There is no question that social media is changing the way that we, as individual consumers, consume information and media.  We have entered a stage in the evolution of media where businesses can no longer dictate what messages we see.  We now dictate when we want to watch a video, where we get our information, and who we rely on for information.  We now look to our network to help us make consumption decisions.  So, from a big business perspective, how should social media be treated?

I recently listened to a Q&A session with Paula Berg of Linhart PR and Southwest Airlines.  She had some very interesting insight to provide on the concept of social media for big business.  As the creator of own of the most prolific social media campaigns to date, Paula has first hand knowledge on how to implement a social media program from a big business perspective.  The following are some notes I found provocative from the session:

Humanize your Business
  • The reality show Airline was created by Southwest to provide a connection with Southwest Airlines employees
    • Job applications tripled after each show
    • Revenues increased 7% during the show's 4 years (attributed to the show)
Organize Your Social Media Strategy and Tactics

  • The Nuts about Southwest Airlines website replaced the show after the show ended
    • The Southwest marketing team picked 30 employees, told them to write when they like, and make it personal
    • The blog is the anchor of Southwest's social media platform.  All the social media channels flow from the blog.

  • Social Media Tactics
    • Southwest uses Flickr, Facebook, Youtube, Linkedin, and Twitter accounts
      • Each channel is assigned to one person to own
      • Southwest marketers are also active on aviation blogs and forums
  • SEO
    • Produce timely content and write about hot issues
    • Content production helps to Influence search, draw readers, lead discussions
  • Facebook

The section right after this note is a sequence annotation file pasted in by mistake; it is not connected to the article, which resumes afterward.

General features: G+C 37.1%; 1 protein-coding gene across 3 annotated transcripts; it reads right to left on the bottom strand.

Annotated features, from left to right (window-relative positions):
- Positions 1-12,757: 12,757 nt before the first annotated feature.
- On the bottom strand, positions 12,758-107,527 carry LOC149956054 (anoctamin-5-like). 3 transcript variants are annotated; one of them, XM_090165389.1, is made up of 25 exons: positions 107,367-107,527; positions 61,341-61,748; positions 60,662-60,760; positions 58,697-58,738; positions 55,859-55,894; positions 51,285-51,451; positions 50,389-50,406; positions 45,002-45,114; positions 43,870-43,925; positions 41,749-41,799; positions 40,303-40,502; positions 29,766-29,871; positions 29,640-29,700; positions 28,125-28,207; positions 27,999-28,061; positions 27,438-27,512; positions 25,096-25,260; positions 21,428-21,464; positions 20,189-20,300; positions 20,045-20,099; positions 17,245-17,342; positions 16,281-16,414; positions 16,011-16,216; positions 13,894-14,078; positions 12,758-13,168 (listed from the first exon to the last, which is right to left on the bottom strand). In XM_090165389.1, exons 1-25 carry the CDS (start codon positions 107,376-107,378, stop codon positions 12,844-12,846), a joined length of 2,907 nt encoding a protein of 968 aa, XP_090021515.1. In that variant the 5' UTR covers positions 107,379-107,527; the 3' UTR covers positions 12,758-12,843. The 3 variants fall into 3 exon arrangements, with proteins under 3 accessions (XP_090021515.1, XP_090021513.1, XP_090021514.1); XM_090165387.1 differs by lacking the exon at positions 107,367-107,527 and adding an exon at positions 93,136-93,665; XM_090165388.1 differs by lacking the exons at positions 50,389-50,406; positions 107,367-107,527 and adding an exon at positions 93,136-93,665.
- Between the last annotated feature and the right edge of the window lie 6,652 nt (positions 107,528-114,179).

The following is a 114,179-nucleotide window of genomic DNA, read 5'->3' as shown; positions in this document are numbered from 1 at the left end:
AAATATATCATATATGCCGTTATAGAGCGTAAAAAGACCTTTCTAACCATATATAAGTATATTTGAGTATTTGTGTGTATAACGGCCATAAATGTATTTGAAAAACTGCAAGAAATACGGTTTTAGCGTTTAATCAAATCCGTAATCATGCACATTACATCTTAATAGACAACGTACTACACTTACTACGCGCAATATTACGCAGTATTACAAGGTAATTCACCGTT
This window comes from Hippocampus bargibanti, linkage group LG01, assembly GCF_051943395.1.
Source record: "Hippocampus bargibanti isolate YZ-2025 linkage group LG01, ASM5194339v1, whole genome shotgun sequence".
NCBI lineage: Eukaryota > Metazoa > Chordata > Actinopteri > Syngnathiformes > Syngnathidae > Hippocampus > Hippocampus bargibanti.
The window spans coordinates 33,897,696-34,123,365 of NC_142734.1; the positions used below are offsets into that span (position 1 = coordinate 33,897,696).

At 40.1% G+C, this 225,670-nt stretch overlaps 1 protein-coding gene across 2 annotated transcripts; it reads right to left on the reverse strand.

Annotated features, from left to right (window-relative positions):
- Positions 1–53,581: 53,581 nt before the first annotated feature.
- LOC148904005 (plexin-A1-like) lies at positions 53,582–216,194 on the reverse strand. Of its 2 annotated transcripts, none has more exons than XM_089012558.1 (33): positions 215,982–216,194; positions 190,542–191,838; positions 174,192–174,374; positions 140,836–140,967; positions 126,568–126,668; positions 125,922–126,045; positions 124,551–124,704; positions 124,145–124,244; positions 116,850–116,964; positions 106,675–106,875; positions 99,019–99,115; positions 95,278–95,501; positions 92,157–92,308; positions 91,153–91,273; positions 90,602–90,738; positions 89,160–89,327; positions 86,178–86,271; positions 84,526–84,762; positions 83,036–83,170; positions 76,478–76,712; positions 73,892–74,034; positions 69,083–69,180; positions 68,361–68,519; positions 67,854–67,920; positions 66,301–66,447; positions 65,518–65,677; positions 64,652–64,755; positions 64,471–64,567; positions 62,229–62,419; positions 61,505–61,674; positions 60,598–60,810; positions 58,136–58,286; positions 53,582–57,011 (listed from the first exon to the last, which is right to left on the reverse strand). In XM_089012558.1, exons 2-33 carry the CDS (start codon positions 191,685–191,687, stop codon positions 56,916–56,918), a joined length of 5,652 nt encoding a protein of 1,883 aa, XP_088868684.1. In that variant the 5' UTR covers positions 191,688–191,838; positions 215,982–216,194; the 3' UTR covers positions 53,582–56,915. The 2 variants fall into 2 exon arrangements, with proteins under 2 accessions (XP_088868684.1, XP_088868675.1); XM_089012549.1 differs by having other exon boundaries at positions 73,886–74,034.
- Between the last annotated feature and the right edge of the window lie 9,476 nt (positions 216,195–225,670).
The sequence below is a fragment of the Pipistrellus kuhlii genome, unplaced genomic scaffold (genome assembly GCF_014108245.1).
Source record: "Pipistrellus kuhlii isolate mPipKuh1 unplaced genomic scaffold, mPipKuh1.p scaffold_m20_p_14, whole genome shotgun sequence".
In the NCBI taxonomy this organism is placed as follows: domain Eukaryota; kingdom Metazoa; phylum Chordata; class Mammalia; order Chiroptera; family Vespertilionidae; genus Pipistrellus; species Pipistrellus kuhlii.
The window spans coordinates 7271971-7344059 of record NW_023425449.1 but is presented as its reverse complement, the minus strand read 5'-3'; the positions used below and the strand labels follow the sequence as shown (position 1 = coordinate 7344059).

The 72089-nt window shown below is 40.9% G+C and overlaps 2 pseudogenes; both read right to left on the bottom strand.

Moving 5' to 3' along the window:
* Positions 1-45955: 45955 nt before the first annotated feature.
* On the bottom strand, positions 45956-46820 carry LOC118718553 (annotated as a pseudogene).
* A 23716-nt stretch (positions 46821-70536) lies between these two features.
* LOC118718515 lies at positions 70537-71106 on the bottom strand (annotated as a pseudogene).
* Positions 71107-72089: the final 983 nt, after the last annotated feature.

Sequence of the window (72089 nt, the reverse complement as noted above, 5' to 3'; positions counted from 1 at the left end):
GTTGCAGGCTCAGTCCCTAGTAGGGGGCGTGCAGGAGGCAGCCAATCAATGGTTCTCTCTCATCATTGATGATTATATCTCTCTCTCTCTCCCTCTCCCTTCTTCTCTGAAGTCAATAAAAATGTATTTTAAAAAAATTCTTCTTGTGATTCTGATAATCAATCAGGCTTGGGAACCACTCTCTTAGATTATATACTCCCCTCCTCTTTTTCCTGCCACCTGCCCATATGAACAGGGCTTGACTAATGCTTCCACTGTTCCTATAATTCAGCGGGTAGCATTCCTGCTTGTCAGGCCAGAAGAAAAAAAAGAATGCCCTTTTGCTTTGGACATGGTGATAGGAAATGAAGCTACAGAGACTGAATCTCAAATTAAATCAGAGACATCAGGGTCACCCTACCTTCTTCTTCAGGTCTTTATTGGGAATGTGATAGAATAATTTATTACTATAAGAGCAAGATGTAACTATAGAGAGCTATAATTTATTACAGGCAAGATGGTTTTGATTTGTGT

• Facebook was used for promotion, fans would fall off after a promotion ended, but ultimately rose due to the marketing tactics
  • Twitter
    • Twitter was used beginning in July of 2007.  Southwest was an early adopter of Twitter
    • Promotions were announced via Twitter
    • Fare sales via Twitter and other social media channels has lead the biggest traffic days in Southwest website history
  • Youtube
    • Youtube was used to promote rapping flight attendant, customer service, aviation lessons, etc.
    • Youtube posts, both by Southwest and customers, has accounted for huge PR gains and web traffic
Case Studies
  1. Gary Kelly announced the change to assigned seating via blog post
    1. The blog post received thousands of negative comments about it
    2. By tracking comments and feedback, Southwest to change course and averted a big disaster
  2. A small(er) sized blog posted a customer complaint 
    1. The complaint to a San Diego local news report, and Today Show appearance. 
    2. Southwest chose not to participate, and was unable to impact the conversation
  3. A couple of customers were kicked off of a Southwest flight and banned from future flights
    1. The customers posted a video Too Pretty to Fly on Youtube
    2. The story was picked up by CNN and other outlets
    3. Southwest responded on their blog with a logical presentation of why the "rowdy" customers were banned.  This response mitigated the damage, and turned the tables on the conversation.
  4. Southwest was cited by FAA for safety violations
    1. They used their blog to communicate what Southwest was doing, etc. to fix the issues
    2. Katie Page and other blog professionals were revered for their blog communications
Measurement and Reporting to Executives
  • Capture and measure by day, week, month and year
  • Capture Ah-ha moments
  • Tell a story
  • When reporting, utilize
    • Graphs
    • 2-3 Case Studies
    • Use gut instincts, but use Radian6 and free online tools to supplement
  • PR